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Collecting Cambodia

by Tara

The first few days in a new country, we grab every English speaking native we meet and beg them to teach us some basic phrases in their language. Though we have a phrasebook, there is no substitute for hearing a word first-hand. Then, we experience the sheer delight of completely botching our attempts to speak the local tongue while peoples' faces light up at our muddling.

We also focus on noticing the subtle things that make a new country unique, cataloging them in our mind, preparing to collect pictures of them like baseball cards.

Cambodian Landscape Cambodian Landscape

Since the sun sets so early, and since we have a very long way to go to reach our destination of Siem Reap (*grumble grumble*… I wish we had our tent…), we start off in the wee morning hours, and bike all day long. Our snack and photo stops are much, much shorter than usual, but still, on this one-hundred-and-eleven kilometer day, we're getting a good start on our Cambodia photo collection. Here are some themes we've noticed here so far:

Bustling Countryside

The Cambodian countryside is abuzz with people working and doing things. Unlike Thailand which was fairly quiet, save for food vendors and small cities, people here seem like they're actively working on their own survival day in and day out.

We watch fields being tended, and a mother pulling a couple of water buffalo back home, children in tow. Shimmering green rice paddies are filled with wading harvesters, and villagers weave baskets by the side of the road.

Khmer Women Fishing

From these stone carvers, to blacksmiths making machetes in homemade forges… everyone seems to be working their butts off. There is so much activity!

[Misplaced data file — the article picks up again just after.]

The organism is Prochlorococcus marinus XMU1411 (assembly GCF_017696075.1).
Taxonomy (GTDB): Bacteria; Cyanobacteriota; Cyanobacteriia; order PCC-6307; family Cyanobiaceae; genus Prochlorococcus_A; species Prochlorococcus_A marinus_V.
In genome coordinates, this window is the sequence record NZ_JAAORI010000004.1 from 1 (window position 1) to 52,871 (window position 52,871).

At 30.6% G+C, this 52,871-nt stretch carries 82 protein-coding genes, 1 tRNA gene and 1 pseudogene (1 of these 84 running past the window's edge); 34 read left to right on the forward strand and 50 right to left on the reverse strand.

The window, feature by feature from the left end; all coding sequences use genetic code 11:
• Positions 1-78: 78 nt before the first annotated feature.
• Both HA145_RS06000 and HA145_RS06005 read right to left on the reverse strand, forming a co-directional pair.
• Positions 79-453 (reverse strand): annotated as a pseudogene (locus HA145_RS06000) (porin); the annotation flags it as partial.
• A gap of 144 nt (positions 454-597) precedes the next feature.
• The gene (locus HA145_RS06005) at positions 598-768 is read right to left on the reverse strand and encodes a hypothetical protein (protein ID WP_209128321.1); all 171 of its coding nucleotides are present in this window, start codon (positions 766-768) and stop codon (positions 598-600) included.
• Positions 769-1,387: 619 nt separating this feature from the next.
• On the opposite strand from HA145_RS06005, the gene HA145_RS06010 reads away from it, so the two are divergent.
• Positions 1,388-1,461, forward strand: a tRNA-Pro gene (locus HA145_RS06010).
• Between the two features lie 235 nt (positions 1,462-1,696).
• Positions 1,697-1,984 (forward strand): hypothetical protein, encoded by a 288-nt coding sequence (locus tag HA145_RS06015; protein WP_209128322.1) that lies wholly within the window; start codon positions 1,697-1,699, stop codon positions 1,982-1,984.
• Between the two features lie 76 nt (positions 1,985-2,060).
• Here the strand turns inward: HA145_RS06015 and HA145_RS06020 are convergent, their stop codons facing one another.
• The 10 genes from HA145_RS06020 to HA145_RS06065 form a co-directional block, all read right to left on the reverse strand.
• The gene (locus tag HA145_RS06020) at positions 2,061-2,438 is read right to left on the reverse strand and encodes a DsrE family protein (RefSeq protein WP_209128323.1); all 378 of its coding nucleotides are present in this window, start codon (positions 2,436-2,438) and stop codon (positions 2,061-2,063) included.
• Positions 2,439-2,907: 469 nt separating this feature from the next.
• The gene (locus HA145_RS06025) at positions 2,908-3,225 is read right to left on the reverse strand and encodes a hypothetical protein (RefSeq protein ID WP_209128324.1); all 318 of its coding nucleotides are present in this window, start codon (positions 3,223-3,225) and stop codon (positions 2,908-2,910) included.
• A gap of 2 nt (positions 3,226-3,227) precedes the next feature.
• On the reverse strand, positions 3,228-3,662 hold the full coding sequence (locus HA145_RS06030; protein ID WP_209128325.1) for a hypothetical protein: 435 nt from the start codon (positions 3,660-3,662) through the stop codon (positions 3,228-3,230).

Khmer Sculpture Carvers Khmer Sculpture Carvers

The Architecture

It is unlike any I've ever seen and I can't wait to see the temples of Angkor for more examples of incredible Khmer architecture.

Cambodian Archway

We pass numerous carved archways, temples with strutting stone animal-like gods, and sculptured fences like this one. To my highly undiscerning eye, it almost looks Polynesian.

Cambodian Fence

Bicycles Everywhere

Passing schoolyards, we're amazed at the sheer number of bicycles parked out front. When classes let out, we're in for a real treat, for we get to ride alongside hundreds of friendly Cambodian kids on their way home.

My favorite cyclists are the little children on very large bicycles. They can hardly reach the pedals, but they expertly race along at breakneck speeds on the shoulder and dirt tracks beside the road.

Little Kid, Big Bike

I also have a growing fondness for families riding together, sometimes managing to cram three our four people at once on to their slowly creaking machines.

Khmer Mom & Daughter on Bike

The Kids

And the kids, oh the kids. These exuberant, friendly children brighten my long, tiring, headwindy day immeasurably. Sometimes I feel like we're in a parade!

Khmer Children Waving Hello

I want to scoop them all up and take them home with me.

Khmer Girls Waving Hello


It is not at all uncommon to see women out and about during the day wearing matching top-and-bottom pajamas. Some are frilly, some are more practical, and some have cartoon characters. What I can't get over is how they don't seem to be hot wearing flannel from top to toe on this hot summer November day.

Cambodian Market

The constant buzz of interesting things to look at has kept our minds from getting too discouraged about the powerful headwind and many, many kilometers before us. As the distance to our destination dwindles, we cheer as the wind dies with it.

When at least we've reached the outskirts of the city, we stop at a market for a final snack. Narrowly avoiding a dreaded bonk, the life return to our legs and brains as we snack on some strange sweet onion bread. Bolstered by a much-needed energy boost, we roll into Siem Reap.

Cambodian Market

Cue the search for accommodation, successfully ending in yet another great, clean hotel. Once we've lugged all eight of our panniers, my handlebar bag, and Tyler's rack-pack to the room, we collapse onto the bed. We're exhausted after one of our longest days yet, 111.11 kilometers. Phew.